At the point where I stopped for the last photo on the previous page, the views of Cape Mabou are amazing. The first three photos on this page form a connected panorama from left to right across the visible portion of Cape Mabou.
Photo #1 looks at the edge of Cape Mabou which runs from Hawleys Hill at the eastern end of the Northeast Mabou Road to Glenora Falls; the Glenora Falls road which leads to the summit of Cape Mabou passes to the right of the “knob” seen at the far right. The evergreens at the far end of the field in the foreground hide a lot of the terrain. Glendyer Brook flows right-to-left across the full width of this photo on the far side of those trees in a fairly shallow depression below them, where numerous fields and pastures are found; the Cèilidh Trail (Highway 19) runs along a ridge across and above the Glendyer Brook valley that is also hidden by those trees.
Photo #2 continues the panorama to the right, with some overlap with photo #1, looking primarily at the Glenora Falls area. The waterfall which gives the area its name is at the base of the “knob” on its right side. The Glenora Falls Road climbs through the highlands up to the most remote prominence visible at the centre of the photo, where it ends at the Cape Mabou Road, which runs across the Cape Mabou plateau from the MacDonalds Glen Road (about halfway between Northeast Mabou and Mabou Coal Mines) to the Sight Point Road west of Inverness, passing by the Community Pastures along the way. The ridge at the far right, which descends right-to-left to the centre of the photo, is on the near side of the Cèilidh Trail and therefore not properly part of Cape Mabou, though in this view, it is superimposed on the highlands and hard to tell apart from the more distant features; it runs to the northeast towards Riverville more or less parallel to Cape Mabou.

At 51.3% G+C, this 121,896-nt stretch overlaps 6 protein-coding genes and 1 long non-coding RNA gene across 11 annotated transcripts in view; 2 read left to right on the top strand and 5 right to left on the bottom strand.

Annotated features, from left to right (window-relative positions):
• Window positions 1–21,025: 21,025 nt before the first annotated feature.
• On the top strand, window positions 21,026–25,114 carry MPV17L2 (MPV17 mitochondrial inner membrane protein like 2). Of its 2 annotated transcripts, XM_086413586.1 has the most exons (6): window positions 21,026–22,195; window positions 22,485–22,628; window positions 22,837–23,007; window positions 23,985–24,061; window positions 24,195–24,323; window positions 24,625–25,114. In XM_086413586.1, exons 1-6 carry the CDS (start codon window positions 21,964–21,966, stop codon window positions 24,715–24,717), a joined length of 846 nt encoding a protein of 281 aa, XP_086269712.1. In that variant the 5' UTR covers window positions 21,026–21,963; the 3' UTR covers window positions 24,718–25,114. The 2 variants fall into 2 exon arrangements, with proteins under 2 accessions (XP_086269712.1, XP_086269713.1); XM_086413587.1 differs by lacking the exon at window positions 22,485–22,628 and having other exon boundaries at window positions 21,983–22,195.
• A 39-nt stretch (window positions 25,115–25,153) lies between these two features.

Photo #3, taken further south along the road on a short walk from the car to obtain an unobstructed view, continues the panorama to the right, with some overlap with photo #2, showing the Cape Mabou Highlands above the Cèilidh Trail between Glenora Falls and Riverville, again, nearly indistinguishable from the nearer ridge. The MacLennan Road runs into a valley to the right of the “knob” seen at the right.
The distance to the highlands from the Smithville Road varies from 2.5 km (1.6 mi) to 3.5 km (2.2 mi), depending on which area one is considering, but the distance is far enough it could mislead one’s impressions of the state of the colours on the highlands, particularly in these relatively wide-angled views. Especially in photo #1 but in the other two photos as well, the highlands appear to have a significant number of unchanged hardwoods, still showing green leaves. Considerably more colour is visible on the nearer ridge, but green is still evident there too.
Photos #4 and #5 are telephoto views for the area seen in photo #3. They bring the hillsides seen above into much sharper focus and confirm the general impression: the nearer ridge is considerably closer to peak than the more distant highlands where, at least on the higher slopes, half or more of the trees appear to be green. The riot of colour in photo #5 on the nearer ridge still shows some green, but the great majority of the trees have changed.